Pictured above from left to right: White clover, knotweed, spurge, lespedeza, crabgrass and goosegrass.
This time of year is the absolute worst time for insect invasions. Bugs like fire ants or mosquitos aren’t the only ones to watch out for—there are a lot of insects that can cause severe damage to your lawn. Some of the most common summer insects include grub worms, sod webworms, fall armyworms, billbugs and mole crickets.
Pictured above from left to right: A grub worms, sod webworm, fall armyworm, billbug and mole cricket.
Symptoms of an insect invasion differs from insect to insect. For example, a common way to identify a grub worm problem is by noticing an increase in burrowing mammals like moles, that are feeding on them. You can also dig a little in your lawn and spot them that way.
June is about the time to apply a preventative insecticide for grub worms because the adult beetles like the Japanese beetle or May/June beetle start flying around and drop eggs at this time. Apply a systemic insecticide like Merit 0.5G to prevent grub worms.
If you notice grub worms in your lawn, Scotts GrubEx or Dylox 6.2 can be applied as a curative treatment.
Sod webworms, on the other hand, are known for munching on bermuda grass blades as opposed to the root system. They are little green worms that skeletonize the leaves on grass blades, leaving a windowpane look in the blade.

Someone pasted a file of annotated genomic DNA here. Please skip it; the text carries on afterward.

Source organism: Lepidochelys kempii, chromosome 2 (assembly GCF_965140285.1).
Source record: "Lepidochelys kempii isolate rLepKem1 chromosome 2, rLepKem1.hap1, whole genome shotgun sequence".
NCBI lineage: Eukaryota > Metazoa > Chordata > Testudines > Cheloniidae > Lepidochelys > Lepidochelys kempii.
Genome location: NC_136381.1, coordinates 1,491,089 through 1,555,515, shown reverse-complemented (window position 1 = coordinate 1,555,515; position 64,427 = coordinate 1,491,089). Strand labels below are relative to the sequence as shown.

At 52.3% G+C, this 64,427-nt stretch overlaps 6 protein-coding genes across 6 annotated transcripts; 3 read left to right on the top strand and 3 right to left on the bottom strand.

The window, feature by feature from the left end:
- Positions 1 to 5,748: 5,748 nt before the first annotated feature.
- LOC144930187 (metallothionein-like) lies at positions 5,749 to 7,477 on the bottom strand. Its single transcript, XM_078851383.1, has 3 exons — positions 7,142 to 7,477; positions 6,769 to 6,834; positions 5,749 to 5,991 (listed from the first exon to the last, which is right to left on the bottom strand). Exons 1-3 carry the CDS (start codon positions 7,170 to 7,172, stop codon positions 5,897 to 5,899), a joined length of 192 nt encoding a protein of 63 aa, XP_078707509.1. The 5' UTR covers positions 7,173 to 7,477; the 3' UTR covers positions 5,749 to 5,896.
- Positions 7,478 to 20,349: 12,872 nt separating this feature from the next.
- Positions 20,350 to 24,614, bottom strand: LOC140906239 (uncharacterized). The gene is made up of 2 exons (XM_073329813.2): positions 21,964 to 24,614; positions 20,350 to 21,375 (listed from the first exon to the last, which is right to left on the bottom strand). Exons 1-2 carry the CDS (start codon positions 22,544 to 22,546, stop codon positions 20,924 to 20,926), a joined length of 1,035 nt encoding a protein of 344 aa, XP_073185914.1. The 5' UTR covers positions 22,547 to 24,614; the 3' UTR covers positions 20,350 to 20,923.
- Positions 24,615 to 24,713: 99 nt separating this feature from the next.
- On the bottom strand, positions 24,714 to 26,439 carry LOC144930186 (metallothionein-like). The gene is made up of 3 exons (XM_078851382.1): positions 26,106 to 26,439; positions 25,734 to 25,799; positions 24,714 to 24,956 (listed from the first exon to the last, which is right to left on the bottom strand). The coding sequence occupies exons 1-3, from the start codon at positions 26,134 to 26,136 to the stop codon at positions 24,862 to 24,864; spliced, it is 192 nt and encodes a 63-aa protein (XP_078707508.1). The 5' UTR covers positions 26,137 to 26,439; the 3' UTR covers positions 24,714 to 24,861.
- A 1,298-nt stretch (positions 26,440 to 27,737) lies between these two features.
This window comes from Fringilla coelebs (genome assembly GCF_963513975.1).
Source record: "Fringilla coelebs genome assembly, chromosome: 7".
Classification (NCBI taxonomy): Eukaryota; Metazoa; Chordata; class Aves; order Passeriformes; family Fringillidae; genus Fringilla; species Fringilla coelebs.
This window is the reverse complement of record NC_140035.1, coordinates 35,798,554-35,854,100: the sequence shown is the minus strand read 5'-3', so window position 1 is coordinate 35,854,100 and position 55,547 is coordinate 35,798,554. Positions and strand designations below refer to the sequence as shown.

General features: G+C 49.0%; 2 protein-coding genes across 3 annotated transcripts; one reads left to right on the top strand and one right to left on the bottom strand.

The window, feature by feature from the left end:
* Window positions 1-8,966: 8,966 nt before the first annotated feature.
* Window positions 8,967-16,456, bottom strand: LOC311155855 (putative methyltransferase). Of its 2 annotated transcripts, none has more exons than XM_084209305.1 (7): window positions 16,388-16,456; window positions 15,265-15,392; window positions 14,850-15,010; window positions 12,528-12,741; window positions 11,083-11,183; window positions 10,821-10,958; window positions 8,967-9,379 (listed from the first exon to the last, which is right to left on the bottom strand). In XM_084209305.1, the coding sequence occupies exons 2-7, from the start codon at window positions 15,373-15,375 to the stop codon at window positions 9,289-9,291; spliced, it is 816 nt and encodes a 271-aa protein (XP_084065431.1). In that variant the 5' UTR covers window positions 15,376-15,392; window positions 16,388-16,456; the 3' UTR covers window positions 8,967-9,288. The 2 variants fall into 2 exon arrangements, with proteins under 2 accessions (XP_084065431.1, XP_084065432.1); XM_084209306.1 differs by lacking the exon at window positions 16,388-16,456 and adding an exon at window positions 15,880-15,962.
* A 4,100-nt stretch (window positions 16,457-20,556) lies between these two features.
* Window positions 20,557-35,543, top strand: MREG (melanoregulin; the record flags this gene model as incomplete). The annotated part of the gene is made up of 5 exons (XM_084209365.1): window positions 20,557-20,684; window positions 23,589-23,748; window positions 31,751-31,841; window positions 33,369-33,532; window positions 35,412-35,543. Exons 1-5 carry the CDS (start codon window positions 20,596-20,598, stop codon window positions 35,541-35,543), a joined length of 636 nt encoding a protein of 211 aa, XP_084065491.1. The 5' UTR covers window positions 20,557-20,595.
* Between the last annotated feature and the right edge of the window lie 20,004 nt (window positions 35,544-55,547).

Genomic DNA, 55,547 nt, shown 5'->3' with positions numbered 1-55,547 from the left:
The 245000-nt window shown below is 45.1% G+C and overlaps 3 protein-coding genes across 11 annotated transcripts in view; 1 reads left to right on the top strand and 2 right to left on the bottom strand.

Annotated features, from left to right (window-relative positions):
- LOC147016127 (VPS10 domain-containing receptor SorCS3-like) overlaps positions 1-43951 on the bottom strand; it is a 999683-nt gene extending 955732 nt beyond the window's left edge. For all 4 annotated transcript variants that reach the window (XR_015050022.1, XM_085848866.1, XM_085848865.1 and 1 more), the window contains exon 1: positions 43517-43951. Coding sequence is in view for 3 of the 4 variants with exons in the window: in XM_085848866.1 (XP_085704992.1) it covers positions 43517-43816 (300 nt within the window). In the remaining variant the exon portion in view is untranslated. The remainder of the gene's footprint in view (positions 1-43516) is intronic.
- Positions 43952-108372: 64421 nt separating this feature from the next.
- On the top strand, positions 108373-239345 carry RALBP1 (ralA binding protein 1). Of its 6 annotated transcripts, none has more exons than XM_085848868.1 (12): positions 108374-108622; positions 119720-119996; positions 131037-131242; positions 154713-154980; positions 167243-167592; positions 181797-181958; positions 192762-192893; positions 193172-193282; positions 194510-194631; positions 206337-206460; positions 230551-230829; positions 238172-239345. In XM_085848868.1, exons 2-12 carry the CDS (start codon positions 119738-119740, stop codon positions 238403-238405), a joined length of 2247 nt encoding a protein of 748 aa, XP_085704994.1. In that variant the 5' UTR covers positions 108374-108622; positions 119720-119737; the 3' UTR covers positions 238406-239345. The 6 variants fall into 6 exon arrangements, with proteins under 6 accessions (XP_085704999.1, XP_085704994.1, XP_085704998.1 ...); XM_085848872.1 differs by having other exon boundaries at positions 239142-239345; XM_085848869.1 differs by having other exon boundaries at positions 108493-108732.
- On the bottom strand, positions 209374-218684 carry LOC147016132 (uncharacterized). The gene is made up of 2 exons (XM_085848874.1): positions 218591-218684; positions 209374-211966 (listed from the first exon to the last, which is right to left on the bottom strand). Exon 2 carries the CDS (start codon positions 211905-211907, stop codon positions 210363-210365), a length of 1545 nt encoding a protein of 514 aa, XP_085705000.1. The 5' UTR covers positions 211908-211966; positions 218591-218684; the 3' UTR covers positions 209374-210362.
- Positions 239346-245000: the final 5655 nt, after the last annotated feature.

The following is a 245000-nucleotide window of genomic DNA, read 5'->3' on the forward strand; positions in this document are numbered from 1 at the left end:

Fall armyworms tend to leave the same kind of damage, but they are either green or a muddy brown with a wide, horizontal black stripe running down each of their sides. They are around 1–1.5 inches in length and have a lightly colored upside-down “Y” that marks the head of the worm.
Billbugs can be a problem in lawns during the summer as well. Signs of a billbug infestation can often be confused with drought or poor irrigation. Rule out poor irrigation by conducting the “tug” test. Pull up from the middle section of the damaged grass and be sure to grab as much grass blade as possible. You should be pulling from the base of the grass blades. If it comes up very easily, that is a sign of billbug damage.
Lastly, a mole cricket infestation can be identified by their tunnels which push up soil and grass, as well as the presence of brown and dying grass due to mole cricket feeding habits.
Some of the insect control products listed below are labeled to treat these common insects. Be sure to read the label thoroughly before application. Learn more about different types of lawn insects in Insect Identification.
Disease outbreaks in bermuda grass lawns are pretty uncommon at this time. They can still happen though—especially if you overwater your lawn during the summer. The most common of them in bermuda grass at this time are large patch and dollar spot, which occur when conditions are warm and wet.
Summer maintenance tips for your bermuda grass lawn are mostly about keeping it healthy and stress-free during the hot summer temperatures. This will help it continue to thrive when temperatures eventually cool down and we enter into the fall season. We will see you back here in the fall for our updated fall maintenance tips for bermuda grass lawns!